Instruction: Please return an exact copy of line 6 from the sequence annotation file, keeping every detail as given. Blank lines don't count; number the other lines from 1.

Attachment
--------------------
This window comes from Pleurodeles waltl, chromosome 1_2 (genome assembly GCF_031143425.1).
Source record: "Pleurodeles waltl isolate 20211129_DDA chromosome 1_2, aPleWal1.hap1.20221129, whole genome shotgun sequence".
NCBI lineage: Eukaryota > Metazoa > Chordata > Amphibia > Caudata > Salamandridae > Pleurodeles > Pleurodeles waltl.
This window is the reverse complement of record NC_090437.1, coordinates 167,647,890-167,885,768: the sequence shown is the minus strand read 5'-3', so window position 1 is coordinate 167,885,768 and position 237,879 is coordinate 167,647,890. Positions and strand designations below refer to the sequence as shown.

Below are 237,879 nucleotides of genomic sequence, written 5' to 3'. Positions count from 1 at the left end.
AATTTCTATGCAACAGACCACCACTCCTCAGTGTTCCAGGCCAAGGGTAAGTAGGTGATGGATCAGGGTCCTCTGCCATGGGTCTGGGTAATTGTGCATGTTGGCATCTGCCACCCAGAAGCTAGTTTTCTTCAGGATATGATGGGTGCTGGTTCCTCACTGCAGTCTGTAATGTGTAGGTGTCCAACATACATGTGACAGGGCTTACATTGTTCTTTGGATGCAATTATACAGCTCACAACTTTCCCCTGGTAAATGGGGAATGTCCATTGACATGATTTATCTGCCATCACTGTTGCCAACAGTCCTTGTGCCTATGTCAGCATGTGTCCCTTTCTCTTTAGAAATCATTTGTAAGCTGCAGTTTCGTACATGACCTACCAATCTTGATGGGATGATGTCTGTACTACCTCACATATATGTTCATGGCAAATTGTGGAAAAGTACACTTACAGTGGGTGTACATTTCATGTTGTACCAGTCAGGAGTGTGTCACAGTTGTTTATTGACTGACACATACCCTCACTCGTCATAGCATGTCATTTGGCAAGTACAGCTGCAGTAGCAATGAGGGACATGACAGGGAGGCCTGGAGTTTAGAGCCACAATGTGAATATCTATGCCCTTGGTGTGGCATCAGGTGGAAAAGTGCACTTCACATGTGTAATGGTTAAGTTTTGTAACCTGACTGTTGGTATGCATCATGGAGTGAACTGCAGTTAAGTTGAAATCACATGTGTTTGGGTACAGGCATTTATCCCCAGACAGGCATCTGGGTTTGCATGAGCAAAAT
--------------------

AATTTCTATGCAACAGACCACCACTCCTCAGTGTTCCAGGCCAAGGGTAAGTAGGTGATGGATCAGGGTCCTCTGCCATGGGTCTGGGTAATTGTGCATGTTGGCATCTGCCACCCAGAAGCTAGTTTTCTTCAGGATATGATGGGTGCTGGTTCCTCACTGCAGTCTGTAATGTGTAGGTGTCCAACATACATGTGACAGGGCTTACATTGTTCTTTGGATGCAATTATACAGCTCACAACTTTCCCCTGGTAAATGGGGAATGTCCATTGACATGATTTATCTGCCATCACTGTTGCCAACAGTCCTTGTGCCTATGTCAGCATGTGTCCCTTTCTCTTTAGAAATCATTTGTAAGCTGCAGTTTCGTACATGACCTACCAATCTTGATGGGATGATGTCTGTACTACCTCACATATATGTTCATGGCAAATTGTGGAAAAGTACACTTACAGTGGGTGTACATTTCATGTTGTACCAGTCAGGAGTGTGTCACAGTTGTTTATTGACTGACACATACCCTCACTCGTCATAGCATGTCATTTGGCAAGTACAGCTGCAGTAGCAATGAGGGACATGACAGGGAGGCCTGGAGTTTAGAGCCACAATGTGAATATCTATGCCCTTGGTGTGGCATCAGGTGGAAAAGTGCACTTCACATGTGTAATGGTTAAGTTTTGTAACCTGACTGTTGGTATGCATCATGGAGTGAACTGCAGTTAAGTTGAAATCACATGTGTTTGGGTACAGGCATTTATCCCCAGACAGGCATCTGGGTTTGCATGAGCAAAAT